“There’s going to be more scouts, more fans, and the league would be using the same metrics and analytics these kids are going to be scouted and eventually drafted on,” John Jakiemiec, the owner and manager of the DuPage Prospect League team, The Pistol Shrimp, said.
The Professional Baseball Agreement between Major League Baseball (MLB) and Minor League Baseball (MiLB) expired on Sept. 30 of this year. With that expiration, MLB set forward on enacting a deal that would restructure the minors as part of their “One Baseball” vision.
MLB aims to do two things: cut costs and universalize assessment methods. Lowering the number of affiliates a Major League ball club can have will inherently cut costs, which should, in turn, help to raise Minor League players’ salaries. The league also wants to implement the same player development measurements across all levels of baseball in order to more accurately assess players.
Negotiations between MLB and MiLB have been lengthy and convoluted, leaving baseball fans with more questions than answers. J.J. Cooper, the executive editor of Baseball America, has been at the forefront covering the latest news surrounding the MiLB redistribution since 2018. While not much is currently known, Cooper was able to give some insight as to what the future of the minors could potentially look like.
“The negotiations right now are figuring out the details and the economic structure of how this is going to work,” Cooper said. “One of the few things we do know for certain is the number of teams.”
The number of affiliated teams will be reduced from 160 to 120. Each MLB team will be allowed one Triple-A team, one Double-A team, one high Class-A team and one low Class-A team. As part of these cuts, MiLB will no longer feature short-season leagues as a part of affiliated baseball.
To fill the void left by the departure of short-season baseball, MLB has announced partnerships with new Partner Leagues. MLB has confirmed that the Atlantic League, the American Association and the Frontier League will become official MLB partners.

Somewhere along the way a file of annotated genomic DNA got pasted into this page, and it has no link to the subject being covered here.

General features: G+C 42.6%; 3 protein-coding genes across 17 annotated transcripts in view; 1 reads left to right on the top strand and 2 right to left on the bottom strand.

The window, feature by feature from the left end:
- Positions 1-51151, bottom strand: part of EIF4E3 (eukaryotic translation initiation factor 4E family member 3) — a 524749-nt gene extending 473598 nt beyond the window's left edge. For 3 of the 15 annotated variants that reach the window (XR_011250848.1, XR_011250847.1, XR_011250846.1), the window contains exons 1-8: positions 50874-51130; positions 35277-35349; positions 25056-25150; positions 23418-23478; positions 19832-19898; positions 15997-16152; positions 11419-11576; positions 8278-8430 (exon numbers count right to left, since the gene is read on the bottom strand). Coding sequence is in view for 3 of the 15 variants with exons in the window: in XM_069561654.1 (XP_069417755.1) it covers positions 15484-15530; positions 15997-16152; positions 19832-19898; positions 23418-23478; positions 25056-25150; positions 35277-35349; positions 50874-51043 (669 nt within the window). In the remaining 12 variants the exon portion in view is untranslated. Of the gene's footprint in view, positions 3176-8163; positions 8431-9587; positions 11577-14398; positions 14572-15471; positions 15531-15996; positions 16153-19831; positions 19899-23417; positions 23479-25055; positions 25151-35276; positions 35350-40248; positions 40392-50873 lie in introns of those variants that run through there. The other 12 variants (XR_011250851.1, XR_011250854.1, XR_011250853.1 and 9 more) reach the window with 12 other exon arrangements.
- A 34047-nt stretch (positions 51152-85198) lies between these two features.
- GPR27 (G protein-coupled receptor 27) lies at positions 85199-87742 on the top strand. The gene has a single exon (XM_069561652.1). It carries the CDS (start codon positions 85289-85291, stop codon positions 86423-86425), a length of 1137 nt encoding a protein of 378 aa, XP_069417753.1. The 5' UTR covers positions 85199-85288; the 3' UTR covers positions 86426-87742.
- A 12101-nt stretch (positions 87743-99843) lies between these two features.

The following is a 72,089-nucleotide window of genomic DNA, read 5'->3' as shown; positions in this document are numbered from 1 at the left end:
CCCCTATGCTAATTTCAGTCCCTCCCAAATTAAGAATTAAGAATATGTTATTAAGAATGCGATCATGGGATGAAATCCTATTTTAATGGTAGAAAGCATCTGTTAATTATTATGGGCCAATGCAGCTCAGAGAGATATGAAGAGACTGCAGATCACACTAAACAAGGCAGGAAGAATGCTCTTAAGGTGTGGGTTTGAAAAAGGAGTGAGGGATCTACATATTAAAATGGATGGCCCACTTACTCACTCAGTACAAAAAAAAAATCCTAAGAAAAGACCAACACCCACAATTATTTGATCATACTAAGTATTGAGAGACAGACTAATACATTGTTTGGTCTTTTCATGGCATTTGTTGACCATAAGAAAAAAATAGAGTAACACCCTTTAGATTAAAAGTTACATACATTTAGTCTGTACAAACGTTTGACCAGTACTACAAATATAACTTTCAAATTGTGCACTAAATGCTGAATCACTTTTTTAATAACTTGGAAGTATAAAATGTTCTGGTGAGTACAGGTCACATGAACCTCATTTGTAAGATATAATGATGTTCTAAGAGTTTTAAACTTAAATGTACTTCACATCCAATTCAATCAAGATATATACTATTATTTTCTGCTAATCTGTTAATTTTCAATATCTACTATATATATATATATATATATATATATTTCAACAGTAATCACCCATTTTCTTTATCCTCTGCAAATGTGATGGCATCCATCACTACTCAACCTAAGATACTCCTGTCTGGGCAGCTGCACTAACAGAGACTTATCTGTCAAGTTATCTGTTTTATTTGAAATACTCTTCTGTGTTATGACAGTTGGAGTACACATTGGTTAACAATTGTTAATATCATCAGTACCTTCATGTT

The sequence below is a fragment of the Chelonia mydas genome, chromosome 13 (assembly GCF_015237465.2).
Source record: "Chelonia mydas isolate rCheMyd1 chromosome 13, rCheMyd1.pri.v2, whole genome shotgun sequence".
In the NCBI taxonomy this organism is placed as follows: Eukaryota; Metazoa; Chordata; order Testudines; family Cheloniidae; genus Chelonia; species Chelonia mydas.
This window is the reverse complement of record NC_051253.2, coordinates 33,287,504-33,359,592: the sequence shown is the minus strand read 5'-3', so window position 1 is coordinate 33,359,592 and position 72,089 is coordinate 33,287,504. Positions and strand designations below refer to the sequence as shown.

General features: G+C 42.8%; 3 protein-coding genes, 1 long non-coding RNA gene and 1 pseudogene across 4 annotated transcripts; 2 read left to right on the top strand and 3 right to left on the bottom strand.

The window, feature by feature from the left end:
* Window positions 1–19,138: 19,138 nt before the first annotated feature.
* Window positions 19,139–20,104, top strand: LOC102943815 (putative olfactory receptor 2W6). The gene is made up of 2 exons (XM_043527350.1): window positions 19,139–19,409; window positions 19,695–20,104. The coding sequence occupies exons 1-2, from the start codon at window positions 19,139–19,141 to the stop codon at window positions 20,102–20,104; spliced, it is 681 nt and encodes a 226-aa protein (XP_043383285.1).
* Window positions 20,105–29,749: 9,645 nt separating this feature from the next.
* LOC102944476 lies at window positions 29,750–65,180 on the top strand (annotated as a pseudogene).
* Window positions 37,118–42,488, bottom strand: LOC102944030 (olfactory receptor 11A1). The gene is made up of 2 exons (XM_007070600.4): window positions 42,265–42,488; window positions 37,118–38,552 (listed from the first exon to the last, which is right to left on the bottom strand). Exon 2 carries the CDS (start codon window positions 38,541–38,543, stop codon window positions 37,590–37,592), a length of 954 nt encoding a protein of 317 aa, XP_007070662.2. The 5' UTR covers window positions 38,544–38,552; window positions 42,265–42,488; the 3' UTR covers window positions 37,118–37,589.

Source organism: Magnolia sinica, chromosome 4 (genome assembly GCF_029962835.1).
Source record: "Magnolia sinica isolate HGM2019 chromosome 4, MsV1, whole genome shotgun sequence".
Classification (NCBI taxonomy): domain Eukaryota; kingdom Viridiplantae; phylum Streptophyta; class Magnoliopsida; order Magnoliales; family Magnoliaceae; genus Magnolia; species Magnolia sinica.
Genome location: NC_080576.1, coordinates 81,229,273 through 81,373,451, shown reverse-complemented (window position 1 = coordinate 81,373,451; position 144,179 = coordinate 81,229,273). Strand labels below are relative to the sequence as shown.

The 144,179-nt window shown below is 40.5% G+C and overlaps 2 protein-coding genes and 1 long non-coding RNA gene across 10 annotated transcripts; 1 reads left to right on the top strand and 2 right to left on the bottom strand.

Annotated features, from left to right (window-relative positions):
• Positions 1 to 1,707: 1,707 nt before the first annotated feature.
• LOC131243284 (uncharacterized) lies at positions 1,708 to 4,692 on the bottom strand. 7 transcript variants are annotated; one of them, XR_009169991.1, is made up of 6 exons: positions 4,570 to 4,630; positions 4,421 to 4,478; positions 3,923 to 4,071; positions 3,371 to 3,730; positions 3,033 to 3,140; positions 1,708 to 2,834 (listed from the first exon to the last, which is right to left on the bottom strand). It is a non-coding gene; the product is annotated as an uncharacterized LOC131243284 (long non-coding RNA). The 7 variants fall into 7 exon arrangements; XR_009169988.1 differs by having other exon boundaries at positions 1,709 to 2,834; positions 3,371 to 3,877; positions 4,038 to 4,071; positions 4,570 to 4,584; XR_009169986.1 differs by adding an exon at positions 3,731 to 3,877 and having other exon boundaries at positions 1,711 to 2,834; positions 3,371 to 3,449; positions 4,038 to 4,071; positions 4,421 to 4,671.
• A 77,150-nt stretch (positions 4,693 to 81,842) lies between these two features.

“Looking beyond just the business side of these partnerships, these independent summer leagues can act as developmental feeder leagues for guys who aren’t quite ready for affiliated ball but are still worth evaluating,” Cooper said.
This partnership should also allow the newly added leagues to regularly meet with MLB to discuss joint-business and promotional opportunities.
MLB has also shown interest in extending their “One Baseball” vision to amateur summer wood-bat leagues as well. In a partnership with USA Baseball, MLB has announced that the Appalachian League will become an amateur wood-bat league.
Another league rumored to be in talks with MLB is the U.S. Prospect League. John Jakiemiec, the owner and manager of the DuPage Prospect League team, The Pistol Shrimp, sees the partnership as a way to showcase college baseball players like never before.
“If the Prospect League has an affiliation with Major League Baseball, meaning we’ll be using the same metrics and tools being used in the Minor Leagues, a college coach is going to want his kids to go play in the Prospect League,” Jakiemiec said. “There’s going to be more scouts, more fans, and the league would be using the same metrics and analytics these kids are going to be scouted and eventually drafted on.”
Even with the shortening of the MLB Amateur Draft from 40 rounds to five, the restructuring of the Minor Leagues could prove to be beneficial to college baseball players who are looking to take that next step.
“Most of the changes probably won’t have much of an effect at the college level, but the streamlining of this system is absolutely going to help the guys who have the chance to go and play affiliated ball,” Jakiemiec said. “Having access to HitTrax and Rapsodo and having that close connection to MLB is really going to give guys a developmental boost.”